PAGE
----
• Content count

  • Joined

  • Last visited

Community Reputation

2236 Excellent

1 Follower

About Foxster

  • Rank
    Localisation is the new moist

Profile Information

  • Location Somewhere beyond the sea
  1. Depends where you bought KSP from. Steam?
  2. I don't think you are going to find KerbNet in that version of KSP.
  3. Yup, pretty much what I have done before. I wanted to try to figure out something better.
  4. OK, what I'm trying to do is find the 'best' way to detect anomalies (monoliths, Easter eggs etc) on any body. I need someone to check my logic (as I am mathematically challenged). Here's what I have so far... 1. Use a RoveMate probe core. These have a limited Field of View (10°) but the detection rate is 100%, which means you only have to scan an area once to be guaranteed to detect anything there. 2. Calculate how high above the body's centre you need to be so that a 10° FoV exactly fills the KerbNet screen i.e body-radius / tan(5°) (radius of each body is available in the Wiki and 5° is half the 10° FoV) e.g. for Kerbin: 3. Use Alt-F12 cheat menu option 'Set Orbit' to set the Semi Major Axis to this, with an inclination of 90°. 4. Open KerbNet (right click RoveMate) and set FoV to the max of 10°, set KerbNet refresh to 3.5s, set warp to whatever is good. I have tried it for a few bodies and it works so far, with anomalies (?s) popping right up. Here are some bodies and SMA (altitude is SMA minus radius of body): Kerbin - 6858km (altitude above surface=6258km) Eeloo - 2400km (alt=2190km) Duna - 3657km (alt=3337km) (watch out for Ike!) Does this all make sense? (PS - This is actually also not a bad way of mapping and tagging biomes if you use the Cycle Display Mode button and then adjust the FoV to zoom in on KerbNet)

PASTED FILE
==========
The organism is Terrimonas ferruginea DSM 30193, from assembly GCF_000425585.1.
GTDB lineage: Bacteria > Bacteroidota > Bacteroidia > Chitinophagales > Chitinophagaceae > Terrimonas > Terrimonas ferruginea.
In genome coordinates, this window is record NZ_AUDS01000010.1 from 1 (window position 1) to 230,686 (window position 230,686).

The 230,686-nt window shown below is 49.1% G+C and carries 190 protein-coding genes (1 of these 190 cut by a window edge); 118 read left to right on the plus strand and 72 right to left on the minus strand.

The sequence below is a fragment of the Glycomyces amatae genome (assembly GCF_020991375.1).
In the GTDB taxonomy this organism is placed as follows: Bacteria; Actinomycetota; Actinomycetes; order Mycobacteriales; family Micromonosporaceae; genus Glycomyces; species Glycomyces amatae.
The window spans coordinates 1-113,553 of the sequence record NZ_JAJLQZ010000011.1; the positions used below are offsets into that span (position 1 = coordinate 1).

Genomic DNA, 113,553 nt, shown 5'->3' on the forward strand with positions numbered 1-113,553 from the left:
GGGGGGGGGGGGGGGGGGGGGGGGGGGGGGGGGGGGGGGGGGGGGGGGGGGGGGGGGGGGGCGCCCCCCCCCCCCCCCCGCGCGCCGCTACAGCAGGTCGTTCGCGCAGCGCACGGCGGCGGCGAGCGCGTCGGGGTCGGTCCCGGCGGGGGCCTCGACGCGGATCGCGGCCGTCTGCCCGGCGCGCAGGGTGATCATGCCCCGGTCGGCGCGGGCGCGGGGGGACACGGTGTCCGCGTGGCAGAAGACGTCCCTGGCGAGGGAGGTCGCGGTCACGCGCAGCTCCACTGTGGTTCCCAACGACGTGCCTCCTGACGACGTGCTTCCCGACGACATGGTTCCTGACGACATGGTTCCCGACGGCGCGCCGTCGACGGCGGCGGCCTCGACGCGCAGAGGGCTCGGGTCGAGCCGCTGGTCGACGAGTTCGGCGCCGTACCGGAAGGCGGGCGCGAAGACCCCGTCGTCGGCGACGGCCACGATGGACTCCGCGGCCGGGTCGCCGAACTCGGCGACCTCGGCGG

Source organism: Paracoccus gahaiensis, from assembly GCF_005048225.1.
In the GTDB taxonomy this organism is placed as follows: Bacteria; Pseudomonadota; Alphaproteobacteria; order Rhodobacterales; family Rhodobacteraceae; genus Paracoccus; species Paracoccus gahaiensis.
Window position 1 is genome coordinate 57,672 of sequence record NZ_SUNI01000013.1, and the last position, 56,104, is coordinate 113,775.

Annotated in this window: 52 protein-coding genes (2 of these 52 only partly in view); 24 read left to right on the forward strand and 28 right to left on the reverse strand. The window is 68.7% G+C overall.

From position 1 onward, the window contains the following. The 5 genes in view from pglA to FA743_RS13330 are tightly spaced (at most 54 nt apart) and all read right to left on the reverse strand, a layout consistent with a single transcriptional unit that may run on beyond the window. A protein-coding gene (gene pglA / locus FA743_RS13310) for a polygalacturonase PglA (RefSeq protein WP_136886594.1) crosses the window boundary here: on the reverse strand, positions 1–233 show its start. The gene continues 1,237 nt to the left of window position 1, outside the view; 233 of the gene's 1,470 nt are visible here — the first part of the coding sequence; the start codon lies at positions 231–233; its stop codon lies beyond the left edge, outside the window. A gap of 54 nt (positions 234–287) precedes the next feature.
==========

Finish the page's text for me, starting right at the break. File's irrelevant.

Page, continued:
5. What version of KSP are you running?
  6. I'm not sure that is true anymore. I've just tested it and, as long as the doors were closed, items surface attached were shielded and produced no drag.
  7. I was messing with the same concept a while ago. The difference though was that I used a Mun hopper craft with a scientist to reset the experiments, who got abandoned on the Mun. The science return craft was pretty much like yours. Couple of things to watch for with your craft: Those sticky-out bits are likely to cause a lot of heat during re-entry. The octo probe core sticks out from that size heatshield and, again, you may get over-heating issues. The one chute will do it without a drogue too. Here's the last Ant-powered iteration I was using. It has a PB-NUK clipped inside:
  8. Oh, you've had this happen to you too? My rear is still sore from their (and their probe's) last visit to me.
  9. The stock mk-1 crew cabin can easily be made into a good 2-man capsule with the addition of a probe core of some type...
  10. Good point but it is a fairly sound idea to establish the apparent limits of what is possible first. That way you know when you are tiptoeing past that limit into the impossible.